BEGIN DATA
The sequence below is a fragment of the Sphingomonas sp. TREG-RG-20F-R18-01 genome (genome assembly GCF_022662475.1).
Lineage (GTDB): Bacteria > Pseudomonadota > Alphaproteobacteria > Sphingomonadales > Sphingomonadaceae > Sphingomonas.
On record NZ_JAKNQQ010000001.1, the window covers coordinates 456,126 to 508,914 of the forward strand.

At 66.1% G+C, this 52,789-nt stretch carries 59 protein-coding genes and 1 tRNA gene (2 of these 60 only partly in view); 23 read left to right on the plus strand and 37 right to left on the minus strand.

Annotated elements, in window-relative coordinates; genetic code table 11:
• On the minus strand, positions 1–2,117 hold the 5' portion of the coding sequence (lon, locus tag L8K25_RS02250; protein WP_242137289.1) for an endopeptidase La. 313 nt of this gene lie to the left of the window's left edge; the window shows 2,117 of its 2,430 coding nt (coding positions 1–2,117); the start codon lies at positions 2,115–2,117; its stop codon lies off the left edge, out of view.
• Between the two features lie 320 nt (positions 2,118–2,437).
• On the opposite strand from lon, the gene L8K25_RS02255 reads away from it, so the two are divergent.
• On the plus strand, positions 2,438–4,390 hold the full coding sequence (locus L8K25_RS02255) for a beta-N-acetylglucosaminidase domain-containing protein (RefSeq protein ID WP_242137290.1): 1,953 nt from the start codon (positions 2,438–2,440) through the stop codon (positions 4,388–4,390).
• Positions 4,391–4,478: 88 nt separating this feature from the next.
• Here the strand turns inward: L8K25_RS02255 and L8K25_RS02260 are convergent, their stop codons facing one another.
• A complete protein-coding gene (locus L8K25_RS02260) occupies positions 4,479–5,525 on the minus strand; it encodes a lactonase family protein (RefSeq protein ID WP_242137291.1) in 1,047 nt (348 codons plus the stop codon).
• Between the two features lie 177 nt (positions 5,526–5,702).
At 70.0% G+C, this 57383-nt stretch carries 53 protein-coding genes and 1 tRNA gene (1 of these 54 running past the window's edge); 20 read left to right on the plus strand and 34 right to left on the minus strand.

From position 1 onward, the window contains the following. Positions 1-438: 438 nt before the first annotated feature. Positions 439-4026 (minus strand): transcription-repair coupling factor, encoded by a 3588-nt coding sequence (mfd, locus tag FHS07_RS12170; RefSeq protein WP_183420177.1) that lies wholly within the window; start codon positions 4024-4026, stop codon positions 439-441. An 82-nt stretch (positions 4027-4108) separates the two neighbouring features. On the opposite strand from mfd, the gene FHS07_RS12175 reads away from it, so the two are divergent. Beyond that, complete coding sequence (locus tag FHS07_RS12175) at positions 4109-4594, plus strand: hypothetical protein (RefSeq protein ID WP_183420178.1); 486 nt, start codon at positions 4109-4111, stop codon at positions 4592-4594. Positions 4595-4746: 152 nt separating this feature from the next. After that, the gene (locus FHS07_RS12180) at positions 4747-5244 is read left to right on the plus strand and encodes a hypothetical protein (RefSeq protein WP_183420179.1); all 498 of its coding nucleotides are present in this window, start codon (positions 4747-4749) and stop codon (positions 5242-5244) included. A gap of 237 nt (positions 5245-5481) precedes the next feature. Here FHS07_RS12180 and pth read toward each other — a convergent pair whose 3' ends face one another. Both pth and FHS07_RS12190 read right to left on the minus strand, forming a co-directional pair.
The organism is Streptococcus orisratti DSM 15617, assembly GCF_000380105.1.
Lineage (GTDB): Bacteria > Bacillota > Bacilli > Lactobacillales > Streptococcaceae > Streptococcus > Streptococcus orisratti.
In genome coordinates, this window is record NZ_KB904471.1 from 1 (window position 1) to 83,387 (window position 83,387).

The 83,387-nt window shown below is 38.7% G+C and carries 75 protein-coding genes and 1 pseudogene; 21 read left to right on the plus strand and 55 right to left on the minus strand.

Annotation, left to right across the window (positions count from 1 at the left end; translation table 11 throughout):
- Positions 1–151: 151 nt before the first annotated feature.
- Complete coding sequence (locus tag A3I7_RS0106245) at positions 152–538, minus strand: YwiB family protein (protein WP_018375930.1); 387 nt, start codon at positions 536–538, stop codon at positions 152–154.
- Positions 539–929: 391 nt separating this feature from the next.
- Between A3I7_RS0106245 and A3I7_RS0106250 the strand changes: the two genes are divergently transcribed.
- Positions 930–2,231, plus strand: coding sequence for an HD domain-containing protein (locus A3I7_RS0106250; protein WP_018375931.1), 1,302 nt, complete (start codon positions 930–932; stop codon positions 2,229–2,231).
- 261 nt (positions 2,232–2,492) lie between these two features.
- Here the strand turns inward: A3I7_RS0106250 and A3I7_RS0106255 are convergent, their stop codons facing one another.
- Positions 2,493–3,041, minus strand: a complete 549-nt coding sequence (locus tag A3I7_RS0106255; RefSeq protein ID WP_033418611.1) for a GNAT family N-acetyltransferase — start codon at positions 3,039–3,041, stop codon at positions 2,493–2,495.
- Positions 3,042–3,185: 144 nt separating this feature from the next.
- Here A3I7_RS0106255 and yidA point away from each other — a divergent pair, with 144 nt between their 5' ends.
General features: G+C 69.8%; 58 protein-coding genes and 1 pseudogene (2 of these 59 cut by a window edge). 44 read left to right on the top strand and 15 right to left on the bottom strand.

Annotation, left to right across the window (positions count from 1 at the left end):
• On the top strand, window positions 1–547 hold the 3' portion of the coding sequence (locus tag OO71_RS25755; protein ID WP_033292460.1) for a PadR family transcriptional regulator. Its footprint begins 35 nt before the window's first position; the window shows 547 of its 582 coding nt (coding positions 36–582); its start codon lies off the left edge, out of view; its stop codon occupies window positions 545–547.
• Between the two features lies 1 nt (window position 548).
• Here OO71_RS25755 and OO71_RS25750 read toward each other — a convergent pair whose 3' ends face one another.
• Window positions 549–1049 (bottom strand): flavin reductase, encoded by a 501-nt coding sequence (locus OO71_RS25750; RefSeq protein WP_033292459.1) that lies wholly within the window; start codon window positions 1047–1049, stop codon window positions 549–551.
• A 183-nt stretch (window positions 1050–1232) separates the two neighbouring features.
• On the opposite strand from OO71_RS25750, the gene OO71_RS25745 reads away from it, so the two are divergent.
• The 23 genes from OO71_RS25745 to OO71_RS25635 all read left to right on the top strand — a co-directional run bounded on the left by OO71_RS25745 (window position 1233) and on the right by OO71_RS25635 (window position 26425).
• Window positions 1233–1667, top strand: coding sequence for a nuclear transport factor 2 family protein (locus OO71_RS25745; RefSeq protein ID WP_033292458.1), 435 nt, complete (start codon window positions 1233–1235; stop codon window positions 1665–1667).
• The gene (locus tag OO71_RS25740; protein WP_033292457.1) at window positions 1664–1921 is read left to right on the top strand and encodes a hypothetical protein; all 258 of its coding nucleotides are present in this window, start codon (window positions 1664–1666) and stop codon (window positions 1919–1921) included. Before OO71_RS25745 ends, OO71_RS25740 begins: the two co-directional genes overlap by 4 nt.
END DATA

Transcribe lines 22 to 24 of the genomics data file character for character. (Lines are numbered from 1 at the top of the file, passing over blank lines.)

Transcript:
- Complete coding sequence (locus tag A3I7_RS0106245) at positions 152–538, minus strand: YwiB family protein (protein WP_018375930.1); 387 nt, start codon at positions 536–538, stop codon at positions 152–154.
- Positions 539–929: 391 nt separating this feature from the next.
- Between A3I7_RS0106245 and A3I7_RS0106250 the strand changes: the two genes are divergently transcribed.